1.7 The initial stage involved interviews with officials in the Scottish Government, Defra and the UK and Scotland Representations in Brussels during November and December 2007. Every effort was then made to meet with organisations representing the different sections of the industry recognising that the impact of FMD was throughout the whole of the food supply chain from producer through to the retailer and consumer. Interviews were held with a wide range of stakeholders in January and February 2008. These began with a review of the organisation concerned and its role in the outbreak. This was followed by a discussion on each term of reference in turn. A questionnaire was developed and used as a guideline for the interviews. The interviews were completed with an overview of what went well, and what could be improved on along with the key recommendations each organisation wanted to see in the report.
1.8 Details of the oral and written evidence received in the course of the review are provided at Appendix 1. During the interviews stakeholders made valuable comments and suggestions quite specific to their particular areas of expertise which they felt would help to increase preparedness and minimise any future disease related disruption. It has not been possible to discuss all these in detail in this report but they are listed in Appendix 2 for information.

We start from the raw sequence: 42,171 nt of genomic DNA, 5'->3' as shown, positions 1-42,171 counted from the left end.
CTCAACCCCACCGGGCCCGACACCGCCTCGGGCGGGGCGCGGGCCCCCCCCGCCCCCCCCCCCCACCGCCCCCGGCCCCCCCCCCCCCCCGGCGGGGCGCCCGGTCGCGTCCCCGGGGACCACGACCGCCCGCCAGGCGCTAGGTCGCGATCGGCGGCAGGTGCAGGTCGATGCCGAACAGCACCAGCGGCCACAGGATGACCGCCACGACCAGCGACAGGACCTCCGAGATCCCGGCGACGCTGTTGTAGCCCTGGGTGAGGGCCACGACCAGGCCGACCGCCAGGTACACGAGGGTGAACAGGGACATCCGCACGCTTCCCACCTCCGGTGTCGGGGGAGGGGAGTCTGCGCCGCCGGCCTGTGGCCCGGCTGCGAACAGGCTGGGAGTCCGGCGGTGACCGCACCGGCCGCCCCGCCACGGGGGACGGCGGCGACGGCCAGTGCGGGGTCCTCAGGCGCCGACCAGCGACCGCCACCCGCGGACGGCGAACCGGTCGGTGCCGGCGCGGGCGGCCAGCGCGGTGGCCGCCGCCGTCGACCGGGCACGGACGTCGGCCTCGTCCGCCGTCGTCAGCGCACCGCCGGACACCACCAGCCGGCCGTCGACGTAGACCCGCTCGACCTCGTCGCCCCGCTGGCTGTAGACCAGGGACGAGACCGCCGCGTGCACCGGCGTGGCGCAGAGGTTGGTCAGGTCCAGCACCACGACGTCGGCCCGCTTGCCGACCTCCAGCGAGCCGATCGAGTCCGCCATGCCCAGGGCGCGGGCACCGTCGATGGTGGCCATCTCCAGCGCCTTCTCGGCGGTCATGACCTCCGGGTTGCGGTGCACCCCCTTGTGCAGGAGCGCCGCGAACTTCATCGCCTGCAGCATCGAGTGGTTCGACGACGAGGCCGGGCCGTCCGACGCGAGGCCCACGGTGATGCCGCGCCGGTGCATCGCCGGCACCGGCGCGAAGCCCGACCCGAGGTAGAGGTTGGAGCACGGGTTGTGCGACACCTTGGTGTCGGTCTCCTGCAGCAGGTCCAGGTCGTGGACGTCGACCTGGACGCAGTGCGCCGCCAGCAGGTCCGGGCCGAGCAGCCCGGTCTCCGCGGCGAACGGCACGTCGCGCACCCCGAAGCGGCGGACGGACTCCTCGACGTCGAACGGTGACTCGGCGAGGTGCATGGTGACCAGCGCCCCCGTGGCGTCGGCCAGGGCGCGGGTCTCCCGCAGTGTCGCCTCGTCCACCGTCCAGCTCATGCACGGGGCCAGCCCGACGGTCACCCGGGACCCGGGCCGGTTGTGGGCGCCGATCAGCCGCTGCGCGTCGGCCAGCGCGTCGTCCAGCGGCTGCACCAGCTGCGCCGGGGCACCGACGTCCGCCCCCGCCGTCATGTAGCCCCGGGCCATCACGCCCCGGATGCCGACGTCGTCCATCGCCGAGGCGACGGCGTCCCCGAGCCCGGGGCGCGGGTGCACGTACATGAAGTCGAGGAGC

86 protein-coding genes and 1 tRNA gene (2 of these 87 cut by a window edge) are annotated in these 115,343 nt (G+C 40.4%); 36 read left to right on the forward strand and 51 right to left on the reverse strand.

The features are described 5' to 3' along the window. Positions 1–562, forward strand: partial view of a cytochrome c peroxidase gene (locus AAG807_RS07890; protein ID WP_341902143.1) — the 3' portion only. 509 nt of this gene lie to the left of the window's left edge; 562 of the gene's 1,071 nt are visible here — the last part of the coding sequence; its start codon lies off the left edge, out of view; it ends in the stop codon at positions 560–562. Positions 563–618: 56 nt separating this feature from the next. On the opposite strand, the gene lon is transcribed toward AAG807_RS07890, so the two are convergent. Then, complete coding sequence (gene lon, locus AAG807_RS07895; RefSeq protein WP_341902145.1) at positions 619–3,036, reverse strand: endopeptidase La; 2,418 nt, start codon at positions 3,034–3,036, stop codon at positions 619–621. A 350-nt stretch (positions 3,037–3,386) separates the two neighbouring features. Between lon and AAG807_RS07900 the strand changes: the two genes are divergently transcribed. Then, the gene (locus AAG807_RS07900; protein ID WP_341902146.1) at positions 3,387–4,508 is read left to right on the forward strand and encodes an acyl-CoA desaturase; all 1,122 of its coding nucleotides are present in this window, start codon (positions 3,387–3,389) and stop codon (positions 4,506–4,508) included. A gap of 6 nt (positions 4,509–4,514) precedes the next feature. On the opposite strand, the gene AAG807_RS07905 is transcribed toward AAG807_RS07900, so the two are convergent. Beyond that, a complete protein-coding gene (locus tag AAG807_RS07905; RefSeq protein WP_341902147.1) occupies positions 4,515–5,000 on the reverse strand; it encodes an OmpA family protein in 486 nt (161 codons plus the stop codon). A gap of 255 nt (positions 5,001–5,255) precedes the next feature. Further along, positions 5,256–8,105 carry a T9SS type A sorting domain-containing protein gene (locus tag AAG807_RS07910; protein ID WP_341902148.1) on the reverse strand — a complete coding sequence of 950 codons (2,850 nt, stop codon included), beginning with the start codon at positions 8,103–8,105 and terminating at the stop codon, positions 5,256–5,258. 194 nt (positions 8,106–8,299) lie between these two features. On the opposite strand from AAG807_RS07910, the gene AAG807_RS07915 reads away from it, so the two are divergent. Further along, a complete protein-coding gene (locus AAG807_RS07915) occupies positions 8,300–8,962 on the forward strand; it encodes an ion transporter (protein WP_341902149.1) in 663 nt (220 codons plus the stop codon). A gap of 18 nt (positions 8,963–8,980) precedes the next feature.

1.9 In order to explore specific issues in depth, background papers and reviews were commissioned by the Scottish Government from a number of different sources. These were intended to provide detailed information and reports on:
- the Scottish livestock industry and trade patterns;
- the risks to Scotland of animal movements;
- the fitness of Scotland's current FMD Contingency Plan;
- the economic impact in Scotland.
Where appropriate information derived from these reports is included in this review. Each of the externally commissioned reports will be published separately.
FMD OUTBREAK 2007